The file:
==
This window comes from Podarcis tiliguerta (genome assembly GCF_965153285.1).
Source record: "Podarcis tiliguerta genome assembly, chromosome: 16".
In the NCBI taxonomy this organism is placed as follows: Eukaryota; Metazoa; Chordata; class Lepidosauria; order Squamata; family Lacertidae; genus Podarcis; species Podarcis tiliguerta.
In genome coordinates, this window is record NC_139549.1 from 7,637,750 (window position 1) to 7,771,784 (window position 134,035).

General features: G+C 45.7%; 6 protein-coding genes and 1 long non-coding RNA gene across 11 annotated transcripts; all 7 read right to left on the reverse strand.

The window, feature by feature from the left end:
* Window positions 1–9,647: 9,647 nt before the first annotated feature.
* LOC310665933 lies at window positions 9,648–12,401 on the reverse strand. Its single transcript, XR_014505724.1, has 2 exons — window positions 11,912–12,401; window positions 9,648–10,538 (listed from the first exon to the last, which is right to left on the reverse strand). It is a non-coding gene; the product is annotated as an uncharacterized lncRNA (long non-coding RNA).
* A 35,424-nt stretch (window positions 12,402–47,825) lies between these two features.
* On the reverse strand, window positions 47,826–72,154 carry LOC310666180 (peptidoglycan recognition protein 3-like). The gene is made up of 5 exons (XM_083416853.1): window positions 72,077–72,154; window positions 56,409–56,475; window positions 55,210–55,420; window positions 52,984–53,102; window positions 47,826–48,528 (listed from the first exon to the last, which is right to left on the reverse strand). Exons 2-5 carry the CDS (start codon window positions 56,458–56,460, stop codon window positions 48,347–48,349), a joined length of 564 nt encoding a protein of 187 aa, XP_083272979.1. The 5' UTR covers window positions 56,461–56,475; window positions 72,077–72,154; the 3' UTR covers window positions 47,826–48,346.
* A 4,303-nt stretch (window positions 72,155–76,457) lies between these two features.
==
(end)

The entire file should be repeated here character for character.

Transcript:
This window comes from Podarcis tiliguerta (genome assembly GCF_965153285.1).
Source record: "Podarcis tiliguerta genome assembly, chromosome: 16".
In the NCBI taxonomy this organism is placed as follows: Eukaryota; Metazoa; Chordata; class Lepidosauria; order Squamata; family Lacertidae; genus Podarcis; species Podarcis tiliguerta.
In genome coordinates, this window is record NC_139549.1 from 7,637,750 (window position 1) to 7,771,784 (window position 134,035).

General features: G+C 45.7%; 6 protein-coding genes and 1 long non-coding RNA gene across 11 annotated transcripts; all 7 read right to left on the reverse strand.

The window, feature by feature from the left end:
* Window positions 1–9,647: 9,647 nt before the first annotated feature.
* LOC310665933 lies at window positions 9,648–12,401 on the reverse strand. Its single transcript, XR_014505724.1, has 2 exons — window positions 11,912–12,401; window positions 9,648–10,538 (listed from the first exon to the last, which is right to left on the reverse strand). It is a non-coding gene; the product is annotated as an uncharacterized lncRNA (long non-coding RNA).
* A 35,424-nt stretch (window positions 12,402–47,825) lies between these two features.
* On the reverse strand, window positions 47,826–72,154 carry LOC310666180 (peptidoglycan recognition protein 3-like). The gene is made up of 5 exons (XM_083416853.1): window positions 72,077–72,154; window positions 56,409–56,475; window positions 55,210–55,420; window positions 52,984–53,102; window positions 47,826–48,528 (listed from the first exon to the last, which is right to left on the reverse strand). Exons 2-5 carry the CDS (start codon window positions 56,458–56,460, stop codon window positions 48,347–48,349), a joined length of 564 nt encoding a protein of 187 aa, XP_083272979.1. The 5' UTR covers window positions 56,461–56,475; window positions 72,077–72,154; the 3' UTR covers window positions 47,826–48,346.
* A 4,303-nt stretch (window positions 72,155–76,457) lies between these two features.